The efficacy of idelalisib has been established now in three randomized registration trials in the relapse setting. The first was idelalisib/rituximab versus rituximab alone, in which patients with significant comorbidities—who were heavily pretreated with four prior regimens, and about half of whom had the high-risk 17p deletion—had a medium progression-free survival of 19 months, which was markedly better than about 5 months in the rituximab arm. There was also an improvement in overall survival in that trial. Very similar results were seen with ofatumumab with idelalisib compared to ofatumumab alone.

And just recently at the American Society of Hematology meeting in December of 2015, the first results from the bendamustine/rituximab/idelalisib versus bendamustine/rituximab alone trial were reported. That was in relapsed CLL patients. And the bendamustine/rituximab/idelalisib combination had a median progression-free survival of 23 months, which was about 10 months longer than the control arm. And there was also an improvement in overall survival in that trial.

So, the efficacy results are quite impressive, particularly when you consider that the patients are typically much more heavily pretreated, had a higher rate of 17p deletion, and were generally sicker with more comorbidities than any of the patients that have been studied in the ibrutinib trials. That being said, there’s a classic pattern of toxicity with idelalisib, which can be problematic if one is not prepared and knows how to manage it. And, generally, that consists of transaminitis in the second month on therapy. Patients need to be monitored every week or two for that, and if it develops, the drug needs to be held, the labs generally resolve, and those patients can restart at the same or lower dose without necessarily having a recurrence. If it does recur, you can usually hold and restart again; just lower the dose.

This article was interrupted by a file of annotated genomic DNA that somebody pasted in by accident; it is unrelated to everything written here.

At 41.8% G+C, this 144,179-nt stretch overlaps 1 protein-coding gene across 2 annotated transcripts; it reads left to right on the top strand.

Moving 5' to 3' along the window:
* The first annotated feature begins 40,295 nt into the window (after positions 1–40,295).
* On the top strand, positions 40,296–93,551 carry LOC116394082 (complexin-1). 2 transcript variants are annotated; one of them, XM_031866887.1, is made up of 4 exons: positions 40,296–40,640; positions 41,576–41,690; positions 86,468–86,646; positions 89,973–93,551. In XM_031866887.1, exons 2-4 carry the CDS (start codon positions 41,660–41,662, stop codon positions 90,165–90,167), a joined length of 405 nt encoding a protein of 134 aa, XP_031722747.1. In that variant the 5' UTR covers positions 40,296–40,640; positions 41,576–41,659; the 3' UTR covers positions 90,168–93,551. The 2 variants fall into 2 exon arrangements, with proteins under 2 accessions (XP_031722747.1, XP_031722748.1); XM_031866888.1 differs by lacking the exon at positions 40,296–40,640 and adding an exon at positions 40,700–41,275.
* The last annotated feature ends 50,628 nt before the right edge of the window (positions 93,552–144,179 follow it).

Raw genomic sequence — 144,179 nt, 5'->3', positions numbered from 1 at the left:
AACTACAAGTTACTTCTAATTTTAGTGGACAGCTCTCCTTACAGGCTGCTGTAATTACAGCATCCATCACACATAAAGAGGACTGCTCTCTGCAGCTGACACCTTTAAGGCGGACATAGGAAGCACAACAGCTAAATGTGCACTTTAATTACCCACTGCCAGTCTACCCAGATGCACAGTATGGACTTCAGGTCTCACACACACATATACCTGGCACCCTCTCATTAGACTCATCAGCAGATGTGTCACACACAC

The other idiosyncratic toxicities that are problematic is that there’s a delayed, fairly severe diarrhea that can be associated with colitis. And the median time to onset, that is actually 7 months, but some patients will get it quite late after a year, or two, or three on therapy. And that can be quite severe, even progress to life-threatening complications if it’s not identified. So, one has to have a very low threshold to hold the drug, let this resolve, and if it’s not resolving rapidly, to treat either with prednisone or with oral budesonide to control it.

Many of these patients can resume idelalisib. I find that works best if you continue the budesonide or the prednisone on a slow taper when they do so. If you stop them, some patients won’t recur, but those who recur, often need to be maintained on a low dose of budesonide. And there’s also a low rate of drug-related pneumonitis, which responds to steroids and needs to be considered whenever an idelalisib patient has a pneumonia-type pattern.